Run 23:27  *** 3.2 km (7:20 / km)
shoes: Spikeless VJs
This was an interesting, frustrating, and potentially educational experience.
The result wasn’t bad, but the process sucked.
Because of the length of the course, I decided to run this at high intensity. Basically, it was a disaster. I felt great and strong through the first couple controls. I felt like I had a hammer and was going to beat the course into submission. But I was Orienteering like an idiot. I did not have map contact, no visualization, no distance sense, and bad direction. After hosing 4 (as I had 1,2,3) I made the conscious decision to back off and return to “cruising” speed. Then things got better, with the exception of 5.
What is the point? Well, that you need to know when to apply the power. This was the second time in recent memory that I deliberately eased off the tempo (last time was after control three at the snowy FCN last year.) At the latter, I did this before the damage was done.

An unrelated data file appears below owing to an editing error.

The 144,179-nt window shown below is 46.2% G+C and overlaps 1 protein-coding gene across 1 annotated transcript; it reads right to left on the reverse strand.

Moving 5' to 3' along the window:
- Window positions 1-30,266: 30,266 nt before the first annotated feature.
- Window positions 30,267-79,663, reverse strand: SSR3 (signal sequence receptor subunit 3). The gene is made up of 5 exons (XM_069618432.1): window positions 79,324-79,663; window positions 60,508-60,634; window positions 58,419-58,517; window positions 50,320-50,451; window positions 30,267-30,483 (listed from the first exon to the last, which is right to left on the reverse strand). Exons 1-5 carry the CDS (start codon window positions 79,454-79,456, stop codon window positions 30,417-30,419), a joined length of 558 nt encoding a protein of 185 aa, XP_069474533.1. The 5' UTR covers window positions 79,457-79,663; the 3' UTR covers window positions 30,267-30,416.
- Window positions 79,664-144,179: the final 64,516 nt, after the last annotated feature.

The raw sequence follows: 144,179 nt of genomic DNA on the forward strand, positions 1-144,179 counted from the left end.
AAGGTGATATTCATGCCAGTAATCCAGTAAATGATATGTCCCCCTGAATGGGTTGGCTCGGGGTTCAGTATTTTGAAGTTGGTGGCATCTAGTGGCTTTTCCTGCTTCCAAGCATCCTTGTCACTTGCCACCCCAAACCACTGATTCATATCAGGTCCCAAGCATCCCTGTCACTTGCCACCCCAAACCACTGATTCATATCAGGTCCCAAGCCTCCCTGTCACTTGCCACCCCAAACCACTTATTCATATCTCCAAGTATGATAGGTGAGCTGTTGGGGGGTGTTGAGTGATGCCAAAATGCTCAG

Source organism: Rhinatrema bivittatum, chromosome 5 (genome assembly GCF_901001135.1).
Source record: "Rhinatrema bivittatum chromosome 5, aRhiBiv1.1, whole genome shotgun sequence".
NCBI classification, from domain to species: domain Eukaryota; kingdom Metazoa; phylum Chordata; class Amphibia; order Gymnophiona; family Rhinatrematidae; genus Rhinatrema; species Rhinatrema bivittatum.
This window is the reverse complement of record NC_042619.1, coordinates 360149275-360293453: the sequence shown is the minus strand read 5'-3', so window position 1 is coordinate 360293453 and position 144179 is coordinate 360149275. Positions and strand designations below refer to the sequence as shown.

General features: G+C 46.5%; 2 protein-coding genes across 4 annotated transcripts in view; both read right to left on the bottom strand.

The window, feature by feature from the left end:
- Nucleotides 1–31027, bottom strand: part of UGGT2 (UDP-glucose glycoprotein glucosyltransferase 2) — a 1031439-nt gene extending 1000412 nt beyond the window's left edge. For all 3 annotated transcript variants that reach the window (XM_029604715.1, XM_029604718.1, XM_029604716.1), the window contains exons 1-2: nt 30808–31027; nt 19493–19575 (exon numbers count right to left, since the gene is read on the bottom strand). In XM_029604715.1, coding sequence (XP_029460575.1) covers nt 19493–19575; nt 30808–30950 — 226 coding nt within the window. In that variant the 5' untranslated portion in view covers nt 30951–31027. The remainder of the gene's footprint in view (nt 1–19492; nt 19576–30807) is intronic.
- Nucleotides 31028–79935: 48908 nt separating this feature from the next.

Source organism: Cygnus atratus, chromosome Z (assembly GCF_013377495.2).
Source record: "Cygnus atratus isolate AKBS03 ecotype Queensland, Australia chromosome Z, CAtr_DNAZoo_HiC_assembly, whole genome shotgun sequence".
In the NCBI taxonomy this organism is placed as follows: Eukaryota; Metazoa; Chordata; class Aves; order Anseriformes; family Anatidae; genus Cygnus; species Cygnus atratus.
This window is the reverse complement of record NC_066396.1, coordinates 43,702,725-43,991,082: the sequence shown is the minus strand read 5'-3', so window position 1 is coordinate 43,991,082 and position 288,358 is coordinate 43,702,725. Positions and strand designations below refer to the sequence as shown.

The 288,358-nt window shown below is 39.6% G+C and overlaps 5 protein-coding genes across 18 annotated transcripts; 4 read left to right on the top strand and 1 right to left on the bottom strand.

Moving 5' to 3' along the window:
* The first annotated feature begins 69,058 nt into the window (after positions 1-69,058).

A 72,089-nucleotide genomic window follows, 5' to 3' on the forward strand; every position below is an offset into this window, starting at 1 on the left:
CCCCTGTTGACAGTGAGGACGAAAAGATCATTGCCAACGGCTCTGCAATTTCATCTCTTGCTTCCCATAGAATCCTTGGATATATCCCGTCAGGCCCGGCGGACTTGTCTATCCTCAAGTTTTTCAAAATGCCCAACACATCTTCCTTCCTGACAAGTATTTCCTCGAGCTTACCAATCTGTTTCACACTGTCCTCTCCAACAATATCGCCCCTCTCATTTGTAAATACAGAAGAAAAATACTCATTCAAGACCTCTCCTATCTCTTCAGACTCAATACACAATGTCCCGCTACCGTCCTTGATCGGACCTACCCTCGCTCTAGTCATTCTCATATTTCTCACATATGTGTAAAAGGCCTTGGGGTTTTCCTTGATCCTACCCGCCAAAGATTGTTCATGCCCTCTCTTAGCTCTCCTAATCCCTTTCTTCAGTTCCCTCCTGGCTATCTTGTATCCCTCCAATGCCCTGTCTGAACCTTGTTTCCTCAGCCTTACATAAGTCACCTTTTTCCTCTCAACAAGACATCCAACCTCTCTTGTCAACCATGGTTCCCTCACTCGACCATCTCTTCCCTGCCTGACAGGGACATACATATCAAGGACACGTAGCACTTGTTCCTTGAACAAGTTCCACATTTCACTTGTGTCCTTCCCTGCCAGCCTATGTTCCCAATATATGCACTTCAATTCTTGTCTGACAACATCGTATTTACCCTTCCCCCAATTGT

I have been starting out very fast at many DVOA meets with the mindset that I am going hit it hard, and just keep it running hot until I can’t keep up the pace anymore. And that has worked. It is a little different than the last time I was good at local meets.
By 2000, in DVOA-land, I was at the point where Orienteering had become a running exercise as I was sufficiently familiar with the parks that I could negotiate even technical legs at FC without much Orienteering. After my multi-year hiatus, some of that familiarity has receded, but it is coming back.
Anyway, the takeaway as I see it is several-fold. First, a comfortable cruising speed is not slow. Second, hammering the first control in areas where I am not 100% confident is bad. Third, hammer when appropriate.
I wonder what Greg thinks?